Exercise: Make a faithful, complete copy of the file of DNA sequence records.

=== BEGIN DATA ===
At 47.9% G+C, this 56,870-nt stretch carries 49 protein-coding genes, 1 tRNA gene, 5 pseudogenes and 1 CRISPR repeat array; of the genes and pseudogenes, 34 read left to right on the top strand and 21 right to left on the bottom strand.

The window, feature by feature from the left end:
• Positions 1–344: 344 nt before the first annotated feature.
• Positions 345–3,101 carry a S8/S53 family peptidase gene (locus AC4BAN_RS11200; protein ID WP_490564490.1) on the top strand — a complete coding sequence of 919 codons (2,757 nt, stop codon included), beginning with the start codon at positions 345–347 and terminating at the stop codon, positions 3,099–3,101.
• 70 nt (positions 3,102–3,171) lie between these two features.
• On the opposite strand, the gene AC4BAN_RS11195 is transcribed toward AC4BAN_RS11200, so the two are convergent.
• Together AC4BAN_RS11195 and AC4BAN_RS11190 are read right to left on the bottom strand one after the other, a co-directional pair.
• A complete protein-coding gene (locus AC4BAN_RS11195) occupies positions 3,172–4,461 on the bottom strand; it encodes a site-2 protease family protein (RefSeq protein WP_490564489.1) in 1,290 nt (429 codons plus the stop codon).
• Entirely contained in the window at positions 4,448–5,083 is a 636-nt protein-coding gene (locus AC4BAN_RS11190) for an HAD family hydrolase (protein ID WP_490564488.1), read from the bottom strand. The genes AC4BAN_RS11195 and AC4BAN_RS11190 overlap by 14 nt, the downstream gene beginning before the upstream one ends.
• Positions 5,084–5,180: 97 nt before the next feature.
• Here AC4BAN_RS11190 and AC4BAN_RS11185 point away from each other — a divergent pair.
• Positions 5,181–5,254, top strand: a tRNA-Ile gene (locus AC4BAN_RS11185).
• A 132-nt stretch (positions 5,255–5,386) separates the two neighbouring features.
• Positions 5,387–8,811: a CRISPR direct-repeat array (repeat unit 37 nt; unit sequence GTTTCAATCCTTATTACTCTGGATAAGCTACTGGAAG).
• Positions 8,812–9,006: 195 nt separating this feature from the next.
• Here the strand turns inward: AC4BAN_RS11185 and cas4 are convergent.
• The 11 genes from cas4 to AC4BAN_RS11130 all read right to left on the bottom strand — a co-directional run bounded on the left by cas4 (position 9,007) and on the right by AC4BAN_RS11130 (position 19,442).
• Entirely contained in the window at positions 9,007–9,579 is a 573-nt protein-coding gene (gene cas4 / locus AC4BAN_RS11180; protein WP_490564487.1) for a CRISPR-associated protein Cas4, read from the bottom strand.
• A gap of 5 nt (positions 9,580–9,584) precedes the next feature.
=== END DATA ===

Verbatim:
At 47.9% G+C, this 56,870-nt stretch carries 49 protein-coding genes, 1 tRNA gene, 5 pseudogenes and 1 CRISPR repeat array; of the genes and pseudogenes, 34 read left to right on the top strand and 21 right to left on the bottom strand.

The window, feature by feature from the left end:
• Positions 1–344: 344 nt before the first annotated feature.
• Positions 345–3,101 carry a S8/S53 family peptidase gene (locus AC4BAN_RS11200; protein ID WP_490564490.1) on the top strand — a complete coding sequence of 919 codons (2,757 nt, stop codon included), beginning with the start codon at positions 345–347 and terminating at the stop codon, positions 3,099–3,101.
• 70 nt (positions 3,102–3,171) lie between these two features.
• On the opposite strand, the gene AC4BAN_RS11195 is transcribed toward AC4BAN_RS11200, so the two are convergent.
• Together AC4BAN_RS11195 and AC4BAN_RS11190 are read right to left on the bottom strand one after the other, a co-directional pair.
• A complete protein-coding gene (locus AC4BAN_RS11195) occupies positions 3,172–4,461 on the bottom strand; it encodes a site-2 protease family protein (RefSeq protein WP_490564489.1) in 1,290 nt (429 codons plus the stop codon).
• Entirely contained in the window at positions 4,448–5,083 is a 636-nt protein-coding gene (locus AC4BAN_RS11190) for an HAD family hydrolase (protein ID WP_490564488.1), read from the bottom strand. The genes AC4BAN_RS11195 and AC4BAN_RS11190 overlap by 14 nt, the downstream gene beginning before the upstream one ends.
• Positions 5,084–5,180: 97 nt before the next feature.
• Here AC4BAN_RS11190 and AC4BAN_RS11185 point away from each other — a divergent pair.
• Positions 5,181–5,254, top strand: a tRNA-Ile gene (locus AC4BAN_RS11185).
• A 132-nt stretch (positions 5,255–5,386) separates the two neighbouring features.
• Positions 5,387–8,811: a CRISPR direct-repeat array (repeat unit 37 nt; unit sequence GTTTCAATCCTTATTACTCTGGATAAGCTACTGGAAG).
• Positions 8,812–9,006: 195 nt separating this feature from the next.
• Here the strand turns inward: AC4BAN_RS11185 and cas4 are convergent.
• The 11 genes from cas4 to AC4BAN_RS11130 all read right to left on the bottom strand — a co-directional run bounded on the left by cas4 (position 9,007) and on the right by AC4BAN_RS11130 (position 19,442).
• Entirely contained in the window at positions 9,007–9,579 is a 573-nt protein-coding gene (gene cas4 / locus AC4BAN_RS11180; protein WP_490564487.1) for a CRISPR-associated protein Cas4, read from the bottom strand.
• A gap of 5 nt (positions 9,580–9,584) precedes the next feature.